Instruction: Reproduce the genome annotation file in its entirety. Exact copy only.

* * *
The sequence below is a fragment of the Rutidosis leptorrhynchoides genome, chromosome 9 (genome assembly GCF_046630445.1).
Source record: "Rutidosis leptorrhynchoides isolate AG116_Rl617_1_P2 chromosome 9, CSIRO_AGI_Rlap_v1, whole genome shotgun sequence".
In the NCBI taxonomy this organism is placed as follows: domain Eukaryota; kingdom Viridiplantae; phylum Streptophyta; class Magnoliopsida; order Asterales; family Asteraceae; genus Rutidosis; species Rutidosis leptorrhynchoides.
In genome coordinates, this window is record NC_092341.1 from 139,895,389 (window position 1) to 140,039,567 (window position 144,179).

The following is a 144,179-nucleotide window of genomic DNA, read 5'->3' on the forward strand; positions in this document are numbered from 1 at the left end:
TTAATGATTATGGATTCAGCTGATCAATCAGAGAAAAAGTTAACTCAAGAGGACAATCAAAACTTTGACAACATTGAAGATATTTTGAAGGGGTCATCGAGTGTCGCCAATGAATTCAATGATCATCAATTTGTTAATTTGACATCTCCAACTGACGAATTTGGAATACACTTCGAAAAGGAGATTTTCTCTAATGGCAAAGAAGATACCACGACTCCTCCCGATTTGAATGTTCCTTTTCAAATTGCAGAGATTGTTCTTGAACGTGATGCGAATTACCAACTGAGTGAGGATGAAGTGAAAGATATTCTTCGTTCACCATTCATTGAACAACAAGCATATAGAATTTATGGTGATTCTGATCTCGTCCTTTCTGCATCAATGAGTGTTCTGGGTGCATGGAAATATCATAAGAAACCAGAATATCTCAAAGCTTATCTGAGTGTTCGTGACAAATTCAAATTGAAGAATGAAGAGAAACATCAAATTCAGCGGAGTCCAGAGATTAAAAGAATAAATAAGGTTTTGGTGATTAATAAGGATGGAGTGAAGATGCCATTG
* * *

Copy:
The sequence below is a fragment of the Rutidosis leptorrhynchoides genome, chromosome 9 (genome assembly GCF_046630445.1).
Source record: "Rutidosis leptorrhynchoides isolate AG116_Rl617_1_P2 chromosome 9, CSIRO_AGI_Rlap_v1, whole genome shotgun sequence".
In the NCBI taxonomy this organism is placed as follows: domain Eukaryota; kingdom Viridiplantae; phylum Streptophyta; class Magnoliopsida; order Asterales; family Asteraceae; genus Rutidosis; species Rutidosis leptorrhynchoides.
In genome coordinates, this window is record NC_092341.1 from 139,895,389 (window position 1) to 140,039,567 (window position 144,179).

The following is a 144,179-nucleotide window of genomic DNA, read 5'->3' on the forward strand; positions in this document are numbered from 1 at the left end:
TTAATGATTATGGATTCAGCTGATCAATCAGAGAAAAAGTTAACTCAAGAGGACAATCAAAACTTTGACAACATTGAAGATATTTTGAAGGGGTCATCGAGTGTCGCCAATGAATTCAATGATCATCAATTTGTTAATTTGACATCTCCAACTGACGAATTTGGAATACACTTCGAAAAGGAGATTTTCTCTAATGGCAAAGAAGATACCACGACTCCTCCCGATTTGAATGTTCCTTTTCAAATTGCAGAGATTGTTCTTGAACGTGATGCGAATTACCAACTGAGTGAGGATGAAGTGAAAGATATTCTTCGTTCACCATTCATTGAACAACAAGCATATAGAATTTATGGTGATTCTGATCTCGTCCTTTCTGCATCAATGAGTGTTCTGGGTGCATGGAAATATCATAAGAAACCAGAATATCTCAAAGCTTATCTGAGTGTTCGTGACAAATTCAAATTGAAGAATGAAGAGAAACATCAAATTCAGCGGAGTCCAGAGATTAAAAGAATAAATAAGGTTTTGGTGATTAATAAGGATGGAGTGAAGATGCCATTG